"The best space film ever done" - James Cameron (by rubenpallan)
Indeed the best space film ever done. This film transports you to space in every cinematic way possible. The visual effects are so brilliantly executed it makes you wonder if they shot part of it in space. Incredibly effective long takes throughout the film bring the realism and suspense that none other space film has ever done before. The acting is subtle and engaging. Sandra Bullock deserves another Oscar after this as well as best director for Alfonso Cuaron and Cinematography for Emmanuel Lubezki. I can't recommend this film enough. Ground breaking, beautiful and technically perfect. <more>
Film schools will be studying this film in the future.
'Gravity' lives up to the hype with Sandra Bullock's crowning achievement intact ★★★★ (by ClaytonDavis)
There is a sensational and overwhelming power that Alfonso Cuarón's space thriller "Gravity" possesses and manages to sustain in its 90 minute run time. I think I left my jaw on the theater floor. There are four things in particular to credit for this occurrence. The first of which being co-writer and director Cuarón, who has constructed one of his finest outings. "Gravity" breathes in a way I haven't seen before and is probably one of the best technical marvels that cinema has offered in the past twenty years. Cuarón handles the film with absolute certainty, <more>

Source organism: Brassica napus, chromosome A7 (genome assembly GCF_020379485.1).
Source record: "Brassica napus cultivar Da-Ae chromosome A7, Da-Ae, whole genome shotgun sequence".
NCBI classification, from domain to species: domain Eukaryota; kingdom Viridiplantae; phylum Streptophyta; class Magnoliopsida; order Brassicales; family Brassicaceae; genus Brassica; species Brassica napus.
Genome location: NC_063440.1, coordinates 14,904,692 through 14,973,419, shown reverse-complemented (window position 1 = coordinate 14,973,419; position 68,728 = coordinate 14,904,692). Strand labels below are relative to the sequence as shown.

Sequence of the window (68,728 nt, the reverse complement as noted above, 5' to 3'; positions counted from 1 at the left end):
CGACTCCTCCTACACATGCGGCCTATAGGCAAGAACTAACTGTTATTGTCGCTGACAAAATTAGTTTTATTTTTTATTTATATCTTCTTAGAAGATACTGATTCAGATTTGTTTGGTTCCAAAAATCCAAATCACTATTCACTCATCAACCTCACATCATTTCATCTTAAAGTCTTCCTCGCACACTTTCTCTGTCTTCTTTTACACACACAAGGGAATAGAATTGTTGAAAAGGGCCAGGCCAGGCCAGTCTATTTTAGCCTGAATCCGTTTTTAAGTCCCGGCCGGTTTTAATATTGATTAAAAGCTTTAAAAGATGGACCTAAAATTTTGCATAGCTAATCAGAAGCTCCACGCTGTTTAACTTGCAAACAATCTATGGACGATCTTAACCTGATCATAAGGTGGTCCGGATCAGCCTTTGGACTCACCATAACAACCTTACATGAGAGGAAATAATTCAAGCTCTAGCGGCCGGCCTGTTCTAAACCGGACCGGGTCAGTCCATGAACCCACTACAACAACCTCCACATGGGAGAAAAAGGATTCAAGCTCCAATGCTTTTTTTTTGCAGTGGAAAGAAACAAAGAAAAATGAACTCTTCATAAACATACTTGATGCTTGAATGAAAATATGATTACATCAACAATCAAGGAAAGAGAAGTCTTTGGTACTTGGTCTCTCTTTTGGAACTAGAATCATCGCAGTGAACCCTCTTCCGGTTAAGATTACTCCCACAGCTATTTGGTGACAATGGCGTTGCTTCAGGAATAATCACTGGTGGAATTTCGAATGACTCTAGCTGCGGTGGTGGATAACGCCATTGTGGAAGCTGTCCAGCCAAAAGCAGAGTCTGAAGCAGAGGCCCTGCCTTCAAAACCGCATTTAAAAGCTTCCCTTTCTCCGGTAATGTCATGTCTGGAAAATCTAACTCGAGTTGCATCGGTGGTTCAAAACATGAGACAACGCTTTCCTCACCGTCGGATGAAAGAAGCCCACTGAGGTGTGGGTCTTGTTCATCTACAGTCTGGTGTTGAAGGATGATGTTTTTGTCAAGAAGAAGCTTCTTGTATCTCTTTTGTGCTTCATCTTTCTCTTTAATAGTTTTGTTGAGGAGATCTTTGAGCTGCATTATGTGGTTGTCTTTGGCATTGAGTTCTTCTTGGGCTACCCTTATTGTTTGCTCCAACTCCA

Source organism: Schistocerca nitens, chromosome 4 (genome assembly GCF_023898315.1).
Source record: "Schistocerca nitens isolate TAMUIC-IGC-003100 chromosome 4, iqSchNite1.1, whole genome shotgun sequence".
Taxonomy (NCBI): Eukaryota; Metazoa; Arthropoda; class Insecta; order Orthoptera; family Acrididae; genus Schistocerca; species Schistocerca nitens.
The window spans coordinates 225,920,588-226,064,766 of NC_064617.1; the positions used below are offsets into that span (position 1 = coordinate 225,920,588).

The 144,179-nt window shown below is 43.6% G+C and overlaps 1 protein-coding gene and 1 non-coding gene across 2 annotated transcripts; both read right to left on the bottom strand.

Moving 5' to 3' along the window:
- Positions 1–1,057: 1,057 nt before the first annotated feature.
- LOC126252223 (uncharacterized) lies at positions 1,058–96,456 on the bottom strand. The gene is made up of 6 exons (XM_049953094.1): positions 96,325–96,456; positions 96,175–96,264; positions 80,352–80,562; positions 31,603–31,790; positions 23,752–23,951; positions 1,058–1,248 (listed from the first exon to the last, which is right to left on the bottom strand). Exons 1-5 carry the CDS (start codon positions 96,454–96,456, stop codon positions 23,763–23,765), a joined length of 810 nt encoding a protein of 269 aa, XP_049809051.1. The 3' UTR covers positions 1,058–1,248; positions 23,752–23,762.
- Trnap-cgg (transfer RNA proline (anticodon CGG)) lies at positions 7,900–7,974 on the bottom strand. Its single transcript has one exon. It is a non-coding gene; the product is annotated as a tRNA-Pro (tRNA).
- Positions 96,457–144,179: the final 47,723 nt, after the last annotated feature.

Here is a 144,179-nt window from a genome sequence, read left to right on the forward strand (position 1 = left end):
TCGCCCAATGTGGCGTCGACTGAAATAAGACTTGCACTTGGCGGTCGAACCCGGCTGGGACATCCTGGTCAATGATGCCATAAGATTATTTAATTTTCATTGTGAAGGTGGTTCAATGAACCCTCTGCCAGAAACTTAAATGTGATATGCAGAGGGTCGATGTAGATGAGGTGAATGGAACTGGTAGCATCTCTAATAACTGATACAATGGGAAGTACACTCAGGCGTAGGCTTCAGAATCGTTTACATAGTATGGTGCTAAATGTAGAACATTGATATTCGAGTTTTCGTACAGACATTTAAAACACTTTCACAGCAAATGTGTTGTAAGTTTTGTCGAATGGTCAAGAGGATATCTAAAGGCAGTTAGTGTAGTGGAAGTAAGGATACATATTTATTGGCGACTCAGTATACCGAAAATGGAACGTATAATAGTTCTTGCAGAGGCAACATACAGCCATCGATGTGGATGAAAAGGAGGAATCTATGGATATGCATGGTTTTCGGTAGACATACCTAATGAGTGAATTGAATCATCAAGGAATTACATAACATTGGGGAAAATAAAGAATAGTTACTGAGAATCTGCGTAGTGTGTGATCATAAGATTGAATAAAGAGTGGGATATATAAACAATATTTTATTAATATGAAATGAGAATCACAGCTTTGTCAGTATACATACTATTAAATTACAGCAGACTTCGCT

restraining himself from committing any science fiction bourgeois, and reinventing the genre in a miraculous execution. I've never looked at the world of Cinematography with so much respect and adoration until I saw the works of Roger Deakins and now, firmly sitting next to him at the table as the most innovative and brilliant DP working today, Emmanuel Lubezki. We've all seen what he's accomplished in his Oscar-nominated works in "Children of Men," in which he was teamed up with Cuarón, and Terrence Malick's "The Tree of Life," both of which resulted in unimaginable losses. A 13-minute opening shot shows his abilities to capture the essence of the now, the feelings that life offers. Real life doesn't cut, Cuarón and Lubezki understand this. The liberties where he chooses to take us, even when we step inside from the cold, lonely edge of space, manages to turn this very simple tale into a full-fledged meditation session with the sooth sounds of composer Steven Price. Visual effects have never been put to better use than what you will witness in "Gravity." One of the few films I urge everyone to see on the biggest screen possible. The post-conversion in 3D, although cool at times, was a bit unneeded. It doesn't add to the depth and scope of Cuarón's dramatic endeavor, it actually undersells it as a cheap, blockbuster space movie. An IMAX screen, the largest you can find, with a sound system able to make your eardrums bleed, those are the basic requirements. I haven't been in this much awe of a film's quality and optics this since I saw "Terminator 2: Judgment Day" when I was six years old. "Avatar" and "Life of Pi" are great spectacles, but this will be revisited in years to come as the bench mark for modern day science fiction. It's this generation's "2001: A Space Odyssey."Finally, I've had a childhood crush on Sandra Bullock since I feasted my eyes on those pretty browns driving a bus in "Speed" during the early 90's. This manifested into looking at her abilities as an actor with a skewed vision. She's hinted at this greatness I've felt she could achieve in films like "A Time to Kill," "Crash," and her Oscar-winning role in "The Blind Side." Sandra Bullock has finally realized her potential as a leading lady and taps into the very essence of the human spirit as Dr. Ryan Stone; a work that stands as her greatest endeavor and her gift to the silver screen. Natural, poised, and fully engulfed, Bullock is absolutely magnificent and in many ways, my favorite performance of the year so far. She rallies an emotional connection from the audience and demands things of herself that she hasn't done before. An Oscar-worthy work that should land her as a Best Actress nominee...and perhaps a winner.George Clooney as Matt Kowalsky is exactly what you'd come to expect from the Oscar-winning producer and actor. He utilizes his wit and charm to be a lighter force of our dark tale, and is a perfect balance to Bullock's frantic demeanor. As aforementioned, Steven Price's musical work is tenderly utilized and precisely executed, building up lots of affectionate tones that may leave some audience members in tears. The script by Alfonso Cuarón and son Jonas Cuarón inhabit a rich texture of dialogue that aren't thrown in for the sake of breaking the silence. They aren't afraid to let the scenery speak for itself or to let the actors portray their emotions in mannerisms, but when they step away from that, everything connects beautifully."Gravity" is a rare breed. Simplistic but so refreshingly new. Visually, it will be studied for years to come, and thematically, will be revisited by the genre's most ardent enthusiasts. One of the best films of the year. I'll say, if you haven't watched the trailers and clips, continue to do so. Too much information.